Connected intelligence for stable, accelerated change

Consider, "Change before you have to" versus "if it ain't broke, don't fix it." While it might seem trite, it's the reality of the tension faced by the modern executive. It's the ultimate catch-22, acknowledging that the promise of progress is inevitable and unpredictable, while the desire (and sometimes pressure) to maintain stability and control is paramount, out of fear the cure is worse than the disease. 


The former pithy quote most often attributed to former GE CEO "Neutron" Jack Welch, reflecting the pressures we're all under to anticipate the needs of the customer and stay ahead of the adversary. The call to action is a simple one, essentially calling to disrupt rather than be disrupted. For certain types (for example, me!) it's a motivating call-to-action that immediately fills my mind with the possibilities of tomorrow. It also reflects the reality that nothing stays still for long - pity the poor Kodak disrupted by the digital technology it helped create, ironically even Kodak's digital nemesis such as Flip, Nortel and potentially even Blackberry/RIM. However that represents one side of the debate.


My more operationally-minded colleagues immediately react more cautiously with questions reflecting their professional measures, and frankly, their personal sensibilities. "We just got the service stable, a change will require a lot of time to review, can we do this in a month? We're already stretched for resources, where will the people money comes from? How do we protect the existing quality of service? What if the new idea fails to take off? Can you guarantee no additional security risks? How do we prove compliance given the complexity of our systems?"


Sound familiar? I haven't chosen those questions randomly, they are all asked by IT professionals every day (if you're not hearing these questions, WORRY!). The modern enterprise exists in a world where technology and software in particular are no longer just services supporting the enterprise, they define it. With a software defined enterprise's systems being both interconnected and interdependent, the above questions highlight the fear we have of breaking something that's become so inherently complex. As a result, change often grinds to a halt, legacy systems are not modernised, technical debt mounts, agility and innovation become costly and painful. 


Personally, I blame Adam Smith. Given he's not been alive for 200 years, you might think it's unfair to attack the work of the English gentleman responsible for penning "An Inquiry into the Nature and Cause of the Wealth of Nations," but it's the slavish devotion to the principals outlined in "On the Division of Labor" that I think has caused the most headache for change in this modern world. The idea of specialising work centres is nothing new, it generally helps to drive down costs and improve competence. However, over specialisation and excessive controls can also increase hand-offs.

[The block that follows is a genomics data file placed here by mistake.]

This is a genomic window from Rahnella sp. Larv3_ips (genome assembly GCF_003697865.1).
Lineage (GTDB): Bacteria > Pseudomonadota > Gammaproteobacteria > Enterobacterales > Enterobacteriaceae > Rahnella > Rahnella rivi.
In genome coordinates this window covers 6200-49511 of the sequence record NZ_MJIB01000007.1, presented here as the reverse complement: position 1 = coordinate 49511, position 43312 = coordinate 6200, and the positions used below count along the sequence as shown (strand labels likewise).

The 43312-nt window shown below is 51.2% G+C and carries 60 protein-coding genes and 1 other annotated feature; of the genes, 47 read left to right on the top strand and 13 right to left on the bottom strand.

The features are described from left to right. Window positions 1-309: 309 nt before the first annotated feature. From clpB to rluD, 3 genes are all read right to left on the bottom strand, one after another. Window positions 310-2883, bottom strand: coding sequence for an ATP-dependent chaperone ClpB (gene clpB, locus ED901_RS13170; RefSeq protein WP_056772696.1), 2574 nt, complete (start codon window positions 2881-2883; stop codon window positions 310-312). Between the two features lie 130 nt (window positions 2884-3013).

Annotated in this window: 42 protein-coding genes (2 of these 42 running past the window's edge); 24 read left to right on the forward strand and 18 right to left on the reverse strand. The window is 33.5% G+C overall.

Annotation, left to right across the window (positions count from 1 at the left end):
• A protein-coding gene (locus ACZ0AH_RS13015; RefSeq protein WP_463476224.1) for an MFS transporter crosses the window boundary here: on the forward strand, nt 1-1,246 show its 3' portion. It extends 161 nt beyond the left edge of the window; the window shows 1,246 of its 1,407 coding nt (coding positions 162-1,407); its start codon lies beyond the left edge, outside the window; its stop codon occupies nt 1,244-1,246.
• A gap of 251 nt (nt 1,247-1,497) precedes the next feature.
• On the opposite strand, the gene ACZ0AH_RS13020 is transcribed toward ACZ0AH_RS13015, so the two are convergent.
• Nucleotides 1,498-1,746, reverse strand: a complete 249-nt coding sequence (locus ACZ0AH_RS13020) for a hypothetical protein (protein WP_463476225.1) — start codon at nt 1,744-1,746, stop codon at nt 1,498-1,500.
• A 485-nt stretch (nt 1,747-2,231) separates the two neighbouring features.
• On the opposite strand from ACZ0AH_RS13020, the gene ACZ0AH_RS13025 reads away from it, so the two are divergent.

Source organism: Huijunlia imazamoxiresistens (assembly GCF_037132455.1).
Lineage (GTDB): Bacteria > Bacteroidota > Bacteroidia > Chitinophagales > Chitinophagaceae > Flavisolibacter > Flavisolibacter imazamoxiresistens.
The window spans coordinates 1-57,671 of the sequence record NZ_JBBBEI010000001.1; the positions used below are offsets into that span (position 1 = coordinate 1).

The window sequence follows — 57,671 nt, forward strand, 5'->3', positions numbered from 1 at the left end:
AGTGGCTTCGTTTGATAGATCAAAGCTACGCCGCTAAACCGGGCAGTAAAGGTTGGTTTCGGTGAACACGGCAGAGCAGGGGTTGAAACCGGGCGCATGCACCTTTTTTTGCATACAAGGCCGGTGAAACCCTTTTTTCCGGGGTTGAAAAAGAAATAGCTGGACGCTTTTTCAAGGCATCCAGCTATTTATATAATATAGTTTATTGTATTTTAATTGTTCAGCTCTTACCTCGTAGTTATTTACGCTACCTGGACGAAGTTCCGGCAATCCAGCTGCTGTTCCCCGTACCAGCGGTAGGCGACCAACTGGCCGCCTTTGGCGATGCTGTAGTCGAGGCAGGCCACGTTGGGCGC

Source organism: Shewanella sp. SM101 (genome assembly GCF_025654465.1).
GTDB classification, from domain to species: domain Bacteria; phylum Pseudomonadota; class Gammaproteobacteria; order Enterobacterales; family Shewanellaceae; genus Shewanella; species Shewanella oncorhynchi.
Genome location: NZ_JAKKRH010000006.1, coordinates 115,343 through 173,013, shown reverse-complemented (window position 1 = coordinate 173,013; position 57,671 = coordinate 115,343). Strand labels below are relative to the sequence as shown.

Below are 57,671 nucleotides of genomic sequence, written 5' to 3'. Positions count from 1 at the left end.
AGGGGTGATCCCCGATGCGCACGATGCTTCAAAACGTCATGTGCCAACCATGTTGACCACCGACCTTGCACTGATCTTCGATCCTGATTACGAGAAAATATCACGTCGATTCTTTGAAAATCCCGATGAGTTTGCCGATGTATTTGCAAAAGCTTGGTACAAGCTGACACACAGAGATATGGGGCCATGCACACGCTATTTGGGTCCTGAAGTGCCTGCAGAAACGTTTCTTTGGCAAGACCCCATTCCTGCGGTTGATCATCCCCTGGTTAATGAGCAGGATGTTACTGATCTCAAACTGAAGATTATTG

A hand-offs in this case is an activity transferred between people or works centres for further value adding. Hand-offs are a direct consequence of specialisation or because of internal controls. Because they typically involve the imperfect transfer of knowledge, hand-offs introduce errors and time delays that drive up work-in-progress, that is, unless we introduce a system of Connected Intelligence.


A key principal of Connected Intelligence is that we should be able to utilise Big Data and advanced automation to service customers faster, improve costs and reduce internal and external risks. A well designed system of Connected Intelligence:

  • corrects errors at the root-cause (reducing rework)
  • improves customer service by reducing variability
  • critically it also reduces the number of hand-offs.

To build a system of Connected Intelligence for the New Style of IT, I recommend using the principles first documented by "Re-engineering the Corporation" authors Michael Hammer and James Champy, specifically:

  • combine several work centers into one where possible (think DevOps)
  • empower employee to make decisions (do you REALLY need to have a CAB meeting for every change?)
  • ensure steps in the process are performed in their natural order (think addressing application security defects during development rather than in QA) 
  • understand that processes might need multiple versions (think Waterfall and Agile)
  • perform the work where it makes the most sense (operations teams should not be fixing developer defects)
  • reduce checks and controls (again, do you REALLY need to wait a week for the next CAB meeting if the QA team have run their regression tests across an automated deployment and signed off the change?)
  • embrace hybrid centralised/decentralised operations (for example HP's Service Integration and Management)

and most importantly:

  • make sure that a case manager provides a single point of contact (don't make the customer work for you!)

For a great example of the thinking and architectures behind Connected Intelligence for stable, accelerated change there's some great resources at HP's Power to Change website as well as looking into HP's IT4IT initiative and finally Charlie Betz great Lean4IT blog.


What's stopping you from having the power to change? 


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About the Author
Paul Muller leads the global IT management evangelist team within the Software business at HP. In this role, Muller heads the team responsib...

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